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‘The Amazing Spiderman 2′ Spins its Mettle from Absent Fathers

May 6, 2014

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Father-son relationships are often complicated and influential. In the Amazing Spider-Man 2, that relationship accounts for not only creating a superhero, but a super villain.

By the end of the first movie, Amazing Spider-Man (2012), Peter Parker has a lot of issues. He’s part spider, his uncle died, his girlfriend’s father died, and he had to defeat his mentor Dr. Connors to prevent New York City from becoming a bunch of lizard people. All this occurred before he even graduated high school.

In the first scenes of Amazing Spider-Man 2, we see Parker is still psychologically burdened. He worries about the safety of his girlfriend, Gwen Stacy. Also, the mysterious disappearance of his father weighs heavy on him. So much so, they both distract and anguish him day-to-day.

To New York City, Spider-Man seems like a veteran crime fighter, but he’s a noob when it comes managing his personal life. He is torn between his duty to the city, and his responsibility towards Stacy. He wants to help his Aunt Mae make ends meet, but his vigilantism doesn’t pay a wage. Even if Parker is ill, he’s compelled to stop crimes as they occur. His personal life is a mess.

As Parker begins to address his present and past issues, we discover just how similar Parker’s struggles are to his deceased father’s. Furthermore, Parker’s old friend from elementary school, Harry Osborn, undergoes his own struggle with his recently deceased father. Unknowingly, each character follows in his father’s footsteps, and it unwittingly turns them against one another.

The script for Amazing Spider-Man 2 really keeps the talent busy playing to extremes. Throughout, Andrew Garfield’s Peter Parker/Spiderman is both quick on his feet and quick-witted. Surprisingly, Garfield can shed a tear to surprising dramatic effect. Emma Stone plays her character, Gwen Stacy, as a girl who dots all her i’s and crosses all her t’s; she’s smart, funny, argumentative, and no nonsense all at the same time. Jamie Foxx gives two very different performances of the unstable Max Dillion and Electro that both work. Dane DeHaan delivers as Harry Osborn, the sensitive, wounded rich kid with something to prove, but I wish his portrayal as the wildly angry Green Goblin did too.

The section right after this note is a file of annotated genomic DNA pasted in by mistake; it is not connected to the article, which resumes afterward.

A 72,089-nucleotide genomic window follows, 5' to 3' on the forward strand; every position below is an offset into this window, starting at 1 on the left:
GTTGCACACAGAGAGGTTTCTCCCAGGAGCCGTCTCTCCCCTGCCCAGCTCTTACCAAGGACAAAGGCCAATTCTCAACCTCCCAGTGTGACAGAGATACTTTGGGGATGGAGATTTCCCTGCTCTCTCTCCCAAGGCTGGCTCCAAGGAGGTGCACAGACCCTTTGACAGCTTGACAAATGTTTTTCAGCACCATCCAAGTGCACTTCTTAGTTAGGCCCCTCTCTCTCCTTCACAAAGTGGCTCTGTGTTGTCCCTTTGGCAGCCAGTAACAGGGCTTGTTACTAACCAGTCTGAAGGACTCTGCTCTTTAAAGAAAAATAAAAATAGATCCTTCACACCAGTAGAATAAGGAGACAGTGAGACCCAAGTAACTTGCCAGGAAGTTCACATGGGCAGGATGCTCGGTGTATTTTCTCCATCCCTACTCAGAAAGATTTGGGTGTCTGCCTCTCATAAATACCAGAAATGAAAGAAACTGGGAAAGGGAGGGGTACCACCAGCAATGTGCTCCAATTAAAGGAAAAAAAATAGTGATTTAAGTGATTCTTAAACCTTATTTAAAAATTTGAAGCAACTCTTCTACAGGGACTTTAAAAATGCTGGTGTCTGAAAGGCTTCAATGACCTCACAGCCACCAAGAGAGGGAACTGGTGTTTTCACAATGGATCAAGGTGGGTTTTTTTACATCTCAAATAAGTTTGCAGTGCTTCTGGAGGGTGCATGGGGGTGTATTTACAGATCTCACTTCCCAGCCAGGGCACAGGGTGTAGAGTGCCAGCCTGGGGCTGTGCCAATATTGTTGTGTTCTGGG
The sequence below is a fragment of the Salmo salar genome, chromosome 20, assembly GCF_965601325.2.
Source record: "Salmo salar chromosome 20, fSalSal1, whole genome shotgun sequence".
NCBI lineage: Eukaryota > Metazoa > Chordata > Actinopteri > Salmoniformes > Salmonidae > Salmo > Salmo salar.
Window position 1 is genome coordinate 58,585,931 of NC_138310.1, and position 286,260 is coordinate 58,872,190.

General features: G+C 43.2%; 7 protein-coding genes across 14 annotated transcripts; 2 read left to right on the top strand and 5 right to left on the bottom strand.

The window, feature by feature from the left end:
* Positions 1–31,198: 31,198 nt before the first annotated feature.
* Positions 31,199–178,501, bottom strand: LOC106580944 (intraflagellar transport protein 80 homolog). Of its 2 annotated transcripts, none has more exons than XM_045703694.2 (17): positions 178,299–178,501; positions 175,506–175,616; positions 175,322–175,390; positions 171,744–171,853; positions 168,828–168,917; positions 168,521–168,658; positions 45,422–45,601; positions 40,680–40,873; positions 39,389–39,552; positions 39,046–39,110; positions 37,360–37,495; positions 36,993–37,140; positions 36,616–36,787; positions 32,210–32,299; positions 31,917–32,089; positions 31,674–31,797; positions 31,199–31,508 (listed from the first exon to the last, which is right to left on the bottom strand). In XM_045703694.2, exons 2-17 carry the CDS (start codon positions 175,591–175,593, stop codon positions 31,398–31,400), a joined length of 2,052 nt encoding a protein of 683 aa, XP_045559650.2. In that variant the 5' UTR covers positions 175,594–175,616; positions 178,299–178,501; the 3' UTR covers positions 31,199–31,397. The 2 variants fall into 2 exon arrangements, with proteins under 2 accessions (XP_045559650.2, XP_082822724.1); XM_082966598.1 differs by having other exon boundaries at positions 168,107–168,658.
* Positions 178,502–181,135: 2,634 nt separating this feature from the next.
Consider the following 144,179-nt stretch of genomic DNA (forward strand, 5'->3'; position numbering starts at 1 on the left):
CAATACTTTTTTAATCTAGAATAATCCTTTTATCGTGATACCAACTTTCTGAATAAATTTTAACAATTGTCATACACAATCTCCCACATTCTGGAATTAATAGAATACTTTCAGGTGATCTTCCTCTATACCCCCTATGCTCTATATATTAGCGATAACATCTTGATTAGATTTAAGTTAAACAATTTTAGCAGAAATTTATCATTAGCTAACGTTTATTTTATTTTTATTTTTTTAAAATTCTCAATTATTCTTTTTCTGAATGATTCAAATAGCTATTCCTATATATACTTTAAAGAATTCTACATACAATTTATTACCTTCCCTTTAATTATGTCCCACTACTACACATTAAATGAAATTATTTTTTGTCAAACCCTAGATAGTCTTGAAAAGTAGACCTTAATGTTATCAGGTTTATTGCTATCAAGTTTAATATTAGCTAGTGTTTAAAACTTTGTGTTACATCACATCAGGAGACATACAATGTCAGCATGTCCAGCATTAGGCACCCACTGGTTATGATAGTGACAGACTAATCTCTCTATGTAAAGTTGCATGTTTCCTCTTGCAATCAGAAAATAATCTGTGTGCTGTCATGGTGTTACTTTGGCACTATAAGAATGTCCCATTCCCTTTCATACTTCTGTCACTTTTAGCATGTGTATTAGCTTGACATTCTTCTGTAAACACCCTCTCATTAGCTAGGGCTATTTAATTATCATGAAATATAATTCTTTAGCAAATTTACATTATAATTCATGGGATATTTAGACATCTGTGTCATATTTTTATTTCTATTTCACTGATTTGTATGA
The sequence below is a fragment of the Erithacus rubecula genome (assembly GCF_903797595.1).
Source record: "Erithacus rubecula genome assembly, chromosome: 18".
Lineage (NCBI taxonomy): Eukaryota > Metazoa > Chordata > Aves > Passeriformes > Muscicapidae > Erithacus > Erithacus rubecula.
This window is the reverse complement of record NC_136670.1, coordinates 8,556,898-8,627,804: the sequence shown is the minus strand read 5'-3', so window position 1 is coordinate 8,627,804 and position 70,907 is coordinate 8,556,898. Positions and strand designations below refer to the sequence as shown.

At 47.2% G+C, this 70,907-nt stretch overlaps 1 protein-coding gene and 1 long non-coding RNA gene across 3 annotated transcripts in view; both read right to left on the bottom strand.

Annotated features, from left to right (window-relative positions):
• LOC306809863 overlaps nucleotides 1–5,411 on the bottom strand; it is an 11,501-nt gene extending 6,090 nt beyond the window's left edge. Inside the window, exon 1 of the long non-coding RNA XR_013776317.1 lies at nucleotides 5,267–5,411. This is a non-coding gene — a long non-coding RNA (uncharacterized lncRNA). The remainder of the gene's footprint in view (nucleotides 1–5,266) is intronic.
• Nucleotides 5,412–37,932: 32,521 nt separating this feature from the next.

As for director Marc Webb, he integrates the funny, serious, and campy sides of the movie fairly well. When Parker and Aunt May argue about who does the laundry, it feels lighthearted. When Parker and May finally have a long overdue heart-to-heart, the movie takes itself utterly seriously. The mad scientist with a German accent is just so deliberately over-the-top it looks like it came out of some B-movie sci-fi scene.

Other than the big opener and the closing number, much of the movie is spent sans Spider-Man fighting bad guys. Instead, we see Parker and Stacy trying to manage their damaged relationship. When Parker and Osborn meet for the first time on screen, we see a deep friendship forged despite being from different sides of the tracks. Furthermore, we see how vulnerable Parker is as he attempts to uncover the reason behind his father’s abandonment.

Refreshingly, the Amazing Spider-Man 2 feels like an natural step in the Spider-Man franchise because questions raised in first movie are answered in the second. The constant talk of finding a cure for Oscorp’s founder becomes an even more relevant plot point. We learn the true reason why Parker, as a child, was left with his grandparents. More importantly, the movie subtly clears up the meaning behind Uncle Ben’s message to Parker about how “unresolved things in one’s life make us who we are.”

What Parker doesn’t know, and what we get to experience in the movie’s shocking climax, is that no amount of understanding could have prevented what was coming for him all along.

@marshnaylor